Reviews for Manner of death : a novel

Copyright © Kirkus Reviews, used with permission.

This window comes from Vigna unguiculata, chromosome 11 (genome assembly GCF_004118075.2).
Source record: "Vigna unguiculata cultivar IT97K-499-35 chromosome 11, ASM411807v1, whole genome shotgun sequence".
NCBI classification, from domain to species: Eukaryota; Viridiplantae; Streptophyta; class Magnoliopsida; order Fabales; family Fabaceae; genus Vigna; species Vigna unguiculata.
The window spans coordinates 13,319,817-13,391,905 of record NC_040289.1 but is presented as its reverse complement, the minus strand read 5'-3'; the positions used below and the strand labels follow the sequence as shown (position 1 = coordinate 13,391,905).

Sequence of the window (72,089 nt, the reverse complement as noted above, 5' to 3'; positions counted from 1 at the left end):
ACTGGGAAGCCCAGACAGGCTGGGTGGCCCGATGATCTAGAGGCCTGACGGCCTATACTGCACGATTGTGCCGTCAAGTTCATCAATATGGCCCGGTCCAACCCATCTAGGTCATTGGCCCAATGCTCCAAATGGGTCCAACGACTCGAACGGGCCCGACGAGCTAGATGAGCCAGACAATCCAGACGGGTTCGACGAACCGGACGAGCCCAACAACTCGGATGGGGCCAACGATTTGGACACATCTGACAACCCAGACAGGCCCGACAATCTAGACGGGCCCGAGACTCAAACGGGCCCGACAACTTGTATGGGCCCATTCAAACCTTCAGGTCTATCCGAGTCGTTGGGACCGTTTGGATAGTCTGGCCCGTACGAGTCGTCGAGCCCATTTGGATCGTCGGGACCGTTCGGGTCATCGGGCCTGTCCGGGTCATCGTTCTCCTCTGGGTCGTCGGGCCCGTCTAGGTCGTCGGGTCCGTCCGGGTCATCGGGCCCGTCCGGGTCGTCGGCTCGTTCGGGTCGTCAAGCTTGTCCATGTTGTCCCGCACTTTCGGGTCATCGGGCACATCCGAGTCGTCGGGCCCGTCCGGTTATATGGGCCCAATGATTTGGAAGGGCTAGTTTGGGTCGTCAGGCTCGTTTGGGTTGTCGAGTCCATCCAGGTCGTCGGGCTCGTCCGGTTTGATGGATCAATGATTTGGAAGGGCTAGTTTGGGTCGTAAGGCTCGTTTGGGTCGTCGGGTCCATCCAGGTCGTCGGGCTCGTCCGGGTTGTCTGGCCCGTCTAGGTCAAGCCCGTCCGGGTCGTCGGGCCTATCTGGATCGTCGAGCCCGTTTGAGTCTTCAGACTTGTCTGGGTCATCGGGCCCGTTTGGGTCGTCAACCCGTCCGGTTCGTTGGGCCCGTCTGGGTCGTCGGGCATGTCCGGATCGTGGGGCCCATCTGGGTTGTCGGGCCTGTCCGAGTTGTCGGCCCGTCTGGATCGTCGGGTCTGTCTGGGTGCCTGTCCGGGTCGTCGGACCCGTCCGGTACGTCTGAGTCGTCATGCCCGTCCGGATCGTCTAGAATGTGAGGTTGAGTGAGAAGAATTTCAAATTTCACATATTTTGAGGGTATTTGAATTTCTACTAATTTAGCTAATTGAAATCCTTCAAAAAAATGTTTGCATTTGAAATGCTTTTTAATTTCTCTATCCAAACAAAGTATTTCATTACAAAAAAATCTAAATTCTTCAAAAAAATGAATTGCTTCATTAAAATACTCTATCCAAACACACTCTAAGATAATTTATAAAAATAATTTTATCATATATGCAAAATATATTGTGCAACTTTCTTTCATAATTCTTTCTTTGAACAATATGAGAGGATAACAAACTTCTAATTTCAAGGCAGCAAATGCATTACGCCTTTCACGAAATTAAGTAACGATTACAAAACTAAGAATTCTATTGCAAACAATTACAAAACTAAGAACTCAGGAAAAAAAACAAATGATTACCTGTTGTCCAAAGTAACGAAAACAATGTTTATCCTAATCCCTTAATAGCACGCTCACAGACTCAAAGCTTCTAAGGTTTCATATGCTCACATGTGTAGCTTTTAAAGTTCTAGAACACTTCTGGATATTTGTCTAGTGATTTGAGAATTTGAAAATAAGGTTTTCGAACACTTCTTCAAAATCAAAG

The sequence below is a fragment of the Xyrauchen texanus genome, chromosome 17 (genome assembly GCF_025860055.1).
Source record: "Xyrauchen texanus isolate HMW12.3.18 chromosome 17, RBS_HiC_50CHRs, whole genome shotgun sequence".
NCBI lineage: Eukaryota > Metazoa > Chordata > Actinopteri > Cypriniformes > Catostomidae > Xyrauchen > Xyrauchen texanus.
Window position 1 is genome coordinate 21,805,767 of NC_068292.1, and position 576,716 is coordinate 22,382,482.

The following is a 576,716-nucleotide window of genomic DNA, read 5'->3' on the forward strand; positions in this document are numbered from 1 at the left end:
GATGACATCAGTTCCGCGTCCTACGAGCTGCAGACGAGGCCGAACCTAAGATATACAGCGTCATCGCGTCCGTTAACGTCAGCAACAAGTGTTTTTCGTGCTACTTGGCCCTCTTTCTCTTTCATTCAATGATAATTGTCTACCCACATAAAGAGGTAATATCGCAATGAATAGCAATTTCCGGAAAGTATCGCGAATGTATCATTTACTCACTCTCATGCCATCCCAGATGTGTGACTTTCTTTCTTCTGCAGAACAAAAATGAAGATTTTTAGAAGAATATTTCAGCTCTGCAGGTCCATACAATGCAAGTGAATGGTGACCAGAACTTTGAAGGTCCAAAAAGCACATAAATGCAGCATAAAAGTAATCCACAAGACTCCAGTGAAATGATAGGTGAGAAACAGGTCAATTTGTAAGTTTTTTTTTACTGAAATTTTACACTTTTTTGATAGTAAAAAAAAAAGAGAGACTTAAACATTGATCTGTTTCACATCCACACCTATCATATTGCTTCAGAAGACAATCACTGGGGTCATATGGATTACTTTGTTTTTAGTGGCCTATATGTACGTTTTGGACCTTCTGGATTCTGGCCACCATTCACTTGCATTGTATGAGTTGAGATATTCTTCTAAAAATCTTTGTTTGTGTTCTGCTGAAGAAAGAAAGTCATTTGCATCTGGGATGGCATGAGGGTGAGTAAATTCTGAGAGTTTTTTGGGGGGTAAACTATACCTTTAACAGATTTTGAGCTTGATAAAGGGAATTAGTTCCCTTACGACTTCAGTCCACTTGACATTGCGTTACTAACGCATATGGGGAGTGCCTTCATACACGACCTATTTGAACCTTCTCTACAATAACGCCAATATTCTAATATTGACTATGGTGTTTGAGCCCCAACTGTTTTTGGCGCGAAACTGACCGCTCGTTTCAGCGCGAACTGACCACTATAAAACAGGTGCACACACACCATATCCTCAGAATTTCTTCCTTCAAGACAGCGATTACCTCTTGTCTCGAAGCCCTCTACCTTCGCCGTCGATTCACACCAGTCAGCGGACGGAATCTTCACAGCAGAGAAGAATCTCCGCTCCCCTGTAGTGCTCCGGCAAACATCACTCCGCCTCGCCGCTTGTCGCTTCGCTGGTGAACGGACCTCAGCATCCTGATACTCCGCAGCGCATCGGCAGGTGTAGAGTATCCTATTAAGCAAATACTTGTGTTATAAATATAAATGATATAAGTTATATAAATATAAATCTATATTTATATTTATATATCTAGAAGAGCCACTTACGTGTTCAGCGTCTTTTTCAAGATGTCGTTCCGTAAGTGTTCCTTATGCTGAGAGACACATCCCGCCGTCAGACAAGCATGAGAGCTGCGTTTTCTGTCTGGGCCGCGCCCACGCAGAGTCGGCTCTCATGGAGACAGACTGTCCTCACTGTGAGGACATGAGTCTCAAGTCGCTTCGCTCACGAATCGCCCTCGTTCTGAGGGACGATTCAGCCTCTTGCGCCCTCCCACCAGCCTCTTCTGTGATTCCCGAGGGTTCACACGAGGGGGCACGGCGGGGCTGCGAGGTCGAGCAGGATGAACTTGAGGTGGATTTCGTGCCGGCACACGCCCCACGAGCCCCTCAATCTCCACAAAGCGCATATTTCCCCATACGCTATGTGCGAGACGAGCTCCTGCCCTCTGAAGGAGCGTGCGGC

A pathology resident hunts for evidence linking a handful of suspicious suicides. Like many of Cook's novels, this one features Laurie Montgomery, chief medical examiner for the City of New York, and her medical examiner husband, Jack Stapleton, but the main protagonist this time around is Ryan Sullivan, an autopsy-averse resident doing a month-long rotation in the CME's office. He's curious about the commonalities among a handful of deaths that are believed to be suicides and sets out to prove they're somehow connected, risking his life in the process. In a parallel plot line, we meet Hank Roberts, a former Navy SEAL turned assassin who's been hired to make homicides look like suicides for a health-care company that's bilking corporations out of millions through phony diagnostic tests that indicate their employees have cancer when they don't. While the idea of health-care companies killing troublesome patients seems farfetched, Sullivan's meticulous investigation into the deaths is one of the novel's few highlights, as are scenes explaining how toxicology, scene investigation, and autopsy help MEs and their investigators determine the manner of death. Unfortunately, stilted dialogue stuffed with clichés is a distraction from Sullivan's intriguing detective work, as are details of the bureaucratic minutiae involved in running a medical examiner's office. Since Coma was published in 1977, Cook's status as a founder of the medical thriller genre has garnered him countless bestsellers. Despite the novel's weaknesses, diehard fans may be willing to wade through them in order to spend time—albeit limited—with Montgomery and Stapleton. Too few thrills in this thriller barely keep it on life support. Copyright © Kirkus Reviews, used with permission.